Picked up at a local coffee chain in Shanghai, these “sachets” sport, cups-down, one of the most sophisticated designs I’ve ever seen on a sugar packet. The Chinese characters and rust+white/grey+white color combos give it the visual edge. But wait: 太 (Tai) = “great” and古 (koo) = ancient. What lofty distinction…and verbally caloric! Premium, indeed.

Huntin’ down a tagline.

Huntin’ down a tagline.

I’ve seen these ads in magazines and airports. Unfortunately, the tagline doesn’t do the campaign justice. It would read and look much better as “for those without one.” “Voice,” particularly just south of the very same word in the call-to-action, is clunky and redundant. It waters down the message, rendering it less powerful.

Courtesy of Cali Szczawinski — Las Cruces, New Mexico.

I spied a clever turn of phrase on this campaign button that the owner of Meson de Mesilla penned herself. America, what’s not to agree about here? Let’s come to our senses and vote for reason, substance and the reversal of misfortune we’ve suffered the past 3+ years. Enough of you were naively sucked in by hope and got…nope. For others, “Sí, se puede.” was a catchy, pronunciation-friendly phrase you took a shine to. (Wow, more than a one-syllable slogan and in another language!) Most were baited with change, then switched with “Brother, can you spare some….”

This got me started.

If you gave the inexperienced, unqualified Joebama the nod four years ago, it’s o.k. That happens a lot, so we won’t hold that lapse of judgment against you. However, we do expect you to learn from and avoid repeating the folly. We need a fixer, not a poser. On to the real deal: integrity, resourcefulness, a solid work ethic, admirable intent, good energy and action that promotes and brings about prosperity. Sadly, that is not a lot to ask given the current White House occupant, that questionable American. Which is exactly the point: we need to demand more from our (highest) elected officials. In the same vein, we should also show them the door when they fail to perform to minimum standards. Inviting arrogance and his wrecking crew in for a second try is perversely tantamount to the widespread social passing of undeserving students. We do not need any more lofty, moving target, empty promises from a victimizing, blame-driving, serial apologist.

It is neither crime nor character flaw to have enviable business credentials (at least so far). Nor should jealousy of Mitt’s good fortune and his bank account be in vogue. (That is how certain Europeans have responded towards their fellow citizens who are better off than they are, and look where it has gotten them.) On the contrary, we should only be so lucky to make the most of and embrace the opportunity @MittRomney represents. Who alive, in his right mind and eligible to vote, once and only once, would not prefer a guy who has consistently shown he can create jobs, turn around companies, lead, successfully negotiate, stand for and deliver on said things and initiate and implement improvements? The incumbent is wholly unviable.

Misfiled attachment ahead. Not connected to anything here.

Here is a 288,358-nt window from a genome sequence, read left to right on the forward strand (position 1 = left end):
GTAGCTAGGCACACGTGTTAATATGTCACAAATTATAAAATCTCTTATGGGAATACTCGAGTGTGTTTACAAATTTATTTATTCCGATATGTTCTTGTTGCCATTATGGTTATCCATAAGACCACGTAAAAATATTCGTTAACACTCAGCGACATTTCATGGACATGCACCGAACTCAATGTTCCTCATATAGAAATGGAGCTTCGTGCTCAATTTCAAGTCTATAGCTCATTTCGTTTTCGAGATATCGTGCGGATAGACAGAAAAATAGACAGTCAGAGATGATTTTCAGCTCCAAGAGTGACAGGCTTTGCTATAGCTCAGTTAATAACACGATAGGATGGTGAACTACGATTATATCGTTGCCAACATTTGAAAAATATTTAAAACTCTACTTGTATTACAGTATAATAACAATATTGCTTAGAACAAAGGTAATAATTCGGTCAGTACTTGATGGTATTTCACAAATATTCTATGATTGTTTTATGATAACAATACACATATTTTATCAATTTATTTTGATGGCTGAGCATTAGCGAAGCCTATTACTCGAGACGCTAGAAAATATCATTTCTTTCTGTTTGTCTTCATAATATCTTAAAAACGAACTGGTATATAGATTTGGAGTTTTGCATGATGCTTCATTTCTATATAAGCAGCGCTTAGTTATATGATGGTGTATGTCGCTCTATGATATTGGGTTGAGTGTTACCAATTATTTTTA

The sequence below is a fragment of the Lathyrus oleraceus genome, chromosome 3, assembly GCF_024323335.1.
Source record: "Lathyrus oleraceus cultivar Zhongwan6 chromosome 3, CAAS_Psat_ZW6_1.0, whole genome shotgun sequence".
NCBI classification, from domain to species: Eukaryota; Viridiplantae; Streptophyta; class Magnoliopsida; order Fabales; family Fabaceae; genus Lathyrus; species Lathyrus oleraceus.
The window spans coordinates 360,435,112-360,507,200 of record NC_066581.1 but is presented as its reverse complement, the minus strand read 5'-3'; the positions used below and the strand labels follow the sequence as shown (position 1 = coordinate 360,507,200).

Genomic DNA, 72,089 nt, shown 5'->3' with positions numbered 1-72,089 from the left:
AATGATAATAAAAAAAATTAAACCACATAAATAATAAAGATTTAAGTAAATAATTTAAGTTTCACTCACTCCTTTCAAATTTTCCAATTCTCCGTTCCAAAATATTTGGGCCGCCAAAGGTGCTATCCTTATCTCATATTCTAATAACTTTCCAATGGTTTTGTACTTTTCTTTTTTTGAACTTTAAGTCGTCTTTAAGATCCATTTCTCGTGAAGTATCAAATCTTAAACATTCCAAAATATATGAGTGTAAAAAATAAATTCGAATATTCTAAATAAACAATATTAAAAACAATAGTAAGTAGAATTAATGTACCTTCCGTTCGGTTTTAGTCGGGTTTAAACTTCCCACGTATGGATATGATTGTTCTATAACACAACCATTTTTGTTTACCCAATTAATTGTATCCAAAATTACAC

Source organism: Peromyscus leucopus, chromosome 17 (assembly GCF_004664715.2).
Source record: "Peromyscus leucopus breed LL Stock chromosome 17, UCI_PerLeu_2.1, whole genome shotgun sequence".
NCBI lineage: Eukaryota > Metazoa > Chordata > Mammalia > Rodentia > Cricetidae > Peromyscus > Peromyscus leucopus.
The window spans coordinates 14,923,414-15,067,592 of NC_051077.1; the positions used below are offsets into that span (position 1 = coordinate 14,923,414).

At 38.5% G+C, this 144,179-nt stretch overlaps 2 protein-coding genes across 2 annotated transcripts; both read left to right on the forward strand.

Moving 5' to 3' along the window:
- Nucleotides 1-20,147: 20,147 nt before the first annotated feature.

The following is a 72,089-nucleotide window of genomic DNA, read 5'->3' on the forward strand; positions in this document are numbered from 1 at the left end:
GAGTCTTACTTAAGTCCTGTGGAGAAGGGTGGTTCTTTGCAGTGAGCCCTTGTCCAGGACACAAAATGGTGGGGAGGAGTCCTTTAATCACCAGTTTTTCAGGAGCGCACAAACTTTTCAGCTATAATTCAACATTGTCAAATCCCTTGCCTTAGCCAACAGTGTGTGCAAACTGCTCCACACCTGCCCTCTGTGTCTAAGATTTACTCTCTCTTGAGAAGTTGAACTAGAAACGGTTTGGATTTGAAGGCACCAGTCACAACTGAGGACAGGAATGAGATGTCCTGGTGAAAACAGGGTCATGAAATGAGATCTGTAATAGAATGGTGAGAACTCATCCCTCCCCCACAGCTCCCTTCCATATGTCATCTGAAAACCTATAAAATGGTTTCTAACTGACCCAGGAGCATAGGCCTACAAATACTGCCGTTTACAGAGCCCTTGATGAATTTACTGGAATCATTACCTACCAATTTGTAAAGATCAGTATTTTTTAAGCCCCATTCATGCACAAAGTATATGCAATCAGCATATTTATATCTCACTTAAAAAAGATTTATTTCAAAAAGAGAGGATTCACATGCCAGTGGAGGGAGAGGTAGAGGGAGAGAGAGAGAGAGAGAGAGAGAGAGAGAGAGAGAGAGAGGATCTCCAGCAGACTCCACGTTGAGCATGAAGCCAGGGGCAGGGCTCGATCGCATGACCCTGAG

Picklers vs. Slicers

Love, love, love cucumbers, especially when the sweeteners and preservatives stay away. This water is very deserving of its name: just the right amount of cucumber essence and oh so refreshing! The fruit’s lore is quirky but “cuke.” Stumped on the trivia question? A hint is right there!  Did you know that cucumbers were first cultivated in Bengal, India over 3000 years ago?

The “Drink water, not sugar”  tagline reinforces the product’s natural slant. A straight and true swipe at the colored-water, “good for you” posers. The name, tagline, logo, green “slice” highlighting the flavor and clear packaging all play nicely together.

Back (roads) stage pass.

It doesn’t take much to get me out the door and exploring. Especially the storied Route 66, a lot of which I have covered…and more than once. I love the name, logo, tagline and shape of the can.

While not a nutritional label reader, I was curious (and all signs pointed to the side of the can). That little detour is where I learned of a new fruit: acerola. Didn’t sound like anything I wanted to pop in my mouth, let alone sip.

Lo and behold, it’s none other than the West Indian, Barbados or Puerto Rican cherry and related to the hawthorn, which the Chinese eat along with their tea. To my etymological surprise, the fruit name is rooted in Arabic al-zu’rur (al- = the + zu’rur = medlar) by way of Spanish. Yet the medlar itself is actually related to (but much smaller than) apples, pears and quinces and has an amazing story of its own. Bletted are its ways.